Gauges recorded water levels and salinity, and the amount of time the areas were flooded - rare data, given that Quirk couldn't get past some ravaged spots to reach them for weeks.
The Barnegat Bay sites, for instance, were flooded for 72 to 136 hours.
Now, Quirk is delving deeper into the data - a protracted process - for answers to key questions about how the coast's valuable wetlands function. Will they survive well into the future, or devolve into mudflats and open water?
Both the Atlantic coastal and Delaware Bay marshes have declined drastically, due to development, erosion, rising sea levels, and other factors. Some experts place the loss at 50 percent.
Danielle Kreeger, science director at the Partnership for the Delaware Estuary, one of the project's funders, estimates losses on Delaware Bay at an acre a day.
As vulnerable as they are, wetlands are vital systems. They process nitrogen and other nutrients. They act like spongy shock absorbers, dulling the brunt of floodwaters on nearby communities. They are nurseries for fish and shellfish.
Their critical role was highlighted last week when Secretary of the Interior Sally Jewell visited the Edwin B. Forsythe National Wildlife Refuge in Atlantic County to announce $162 million in restoration and research projects, many involving wetlands.
"What we witnessed during Hurricane Sandy was that our public lands and other natural areas are often the best defense against Mother Nature," Jewell said.
"Nature can protect us a whole lot cheaper than we can protect ourselves," contends Margaret Davidson, a coastal resources expert in the National Oceanic and Atmospheric Administration.
At first, Quirk was interested in birds, but she soon became fascinated with habitats that are not quite terrestrial, not quite aquatic. She began her studies along the coast in 2010.
She looks at plant species, their roots, their height, soil composition, water quality, and more.
It's part of a broader scientific mission through the Mid-Atlantic to understand how tidal wetlands are changing, and whether they'll adapt to climate change.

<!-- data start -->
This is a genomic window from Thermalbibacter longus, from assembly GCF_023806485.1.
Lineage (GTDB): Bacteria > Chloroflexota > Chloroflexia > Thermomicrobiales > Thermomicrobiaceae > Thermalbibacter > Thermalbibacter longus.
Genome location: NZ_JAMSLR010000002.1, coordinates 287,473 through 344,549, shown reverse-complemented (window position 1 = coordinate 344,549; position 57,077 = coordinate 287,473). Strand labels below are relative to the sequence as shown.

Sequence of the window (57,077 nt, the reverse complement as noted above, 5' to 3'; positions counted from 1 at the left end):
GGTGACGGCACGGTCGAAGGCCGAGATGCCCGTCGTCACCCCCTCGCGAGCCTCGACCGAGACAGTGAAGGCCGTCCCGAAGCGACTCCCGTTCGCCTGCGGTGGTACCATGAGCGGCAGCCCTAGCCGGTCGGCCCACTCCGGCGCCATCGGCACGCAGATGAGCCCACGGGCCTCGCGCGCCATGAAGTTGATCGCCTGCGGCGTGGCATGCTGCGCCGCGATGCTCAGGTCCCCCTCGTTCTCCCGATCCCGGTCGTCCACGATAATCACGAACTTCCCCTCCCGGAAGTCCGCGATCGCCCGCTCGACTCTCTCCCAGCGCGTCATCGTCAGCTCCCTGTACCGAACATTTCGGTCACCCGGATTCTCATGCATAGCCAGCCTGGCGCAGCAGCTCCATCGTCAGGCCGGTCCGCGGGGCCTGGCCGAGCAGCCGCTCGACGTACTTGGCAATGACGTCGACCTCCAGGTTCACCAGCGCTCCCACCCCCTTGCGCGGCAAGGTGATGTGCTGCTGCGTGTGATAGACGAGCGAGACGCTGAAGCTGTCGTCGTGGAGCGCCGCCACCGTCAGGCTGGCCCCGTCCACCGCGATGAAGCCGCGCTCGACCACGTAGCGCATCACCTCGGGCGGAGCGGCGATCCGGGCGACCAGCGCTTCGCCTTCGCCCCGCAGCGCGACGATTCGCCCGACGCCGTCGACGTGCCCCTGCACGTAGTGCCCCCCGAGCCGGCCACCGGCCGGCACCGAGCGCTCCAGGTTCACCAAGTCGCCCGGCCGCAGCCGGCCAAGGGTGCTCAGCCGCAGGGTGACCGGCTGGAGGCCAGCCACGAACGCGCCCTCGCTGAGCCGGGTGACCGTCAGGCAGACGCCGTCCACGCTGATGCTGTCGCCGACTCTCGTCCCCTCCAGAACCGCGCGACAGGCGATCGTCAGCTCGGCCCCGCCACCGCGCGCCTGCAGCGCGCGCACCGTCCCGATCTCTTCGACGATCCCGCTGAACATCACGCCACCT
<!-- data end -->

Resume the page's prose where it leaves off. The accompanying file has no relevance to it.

Humans began altering these systems long ago, often for control of mosquitoes - another species that benefits greatly from soggy environs.
In the early 1900s, people drained wetlands with ditches. Today, pools are dug in the marshes (they look like Swiss cheese on Google Earth) because the salt marsh mosquito emerges only when wet and dry conditions alternate. This keeps some areas constantly wet.
Lately, a big question is whether marshes can increase their elevation to keep up with rising sea levels, either by capturing sediment that rivers and floodwaters carry, or by stepping up the growth of plants, which then die and decompose, adding another layer of muck.
Given the magnitude and duration of Sandy's flooding, Quirk expected to see "quite a bit of change to the marshes."
When she reached the research sites long after the storm had passed, some effects were instantly apparent.
Alas, at four Barnegat Bay stations deep in the marshes - where sediment was needed most - she found that no significant amount had been deposited. The good news was that there was also little erosion around the edges.
"Very, very little change at all," Quirk said.
"Now, the question is why," she said. "What happened?"
The answers, perhaps contained in the data she is beginning to analyze, will help officials decide whether, and where, to restore coastal wetlands.
Meanwhile, other researchers are working on mapping and engineering tools to guide recovery.
"Without this kind of knowledge, long-term success will be hit and miss, and the last thing we want is to have these types of projects fail and cause more harm than good," said Martha Maxwell-Doyle, executive director of the Barnegat Bay Partnership, another funder of Quirk's research.
"The question is, do we want wetlands?" Quirk posits. The answer "is a no-brainer. Losing these systems is much more expensive than creating or maintaining them."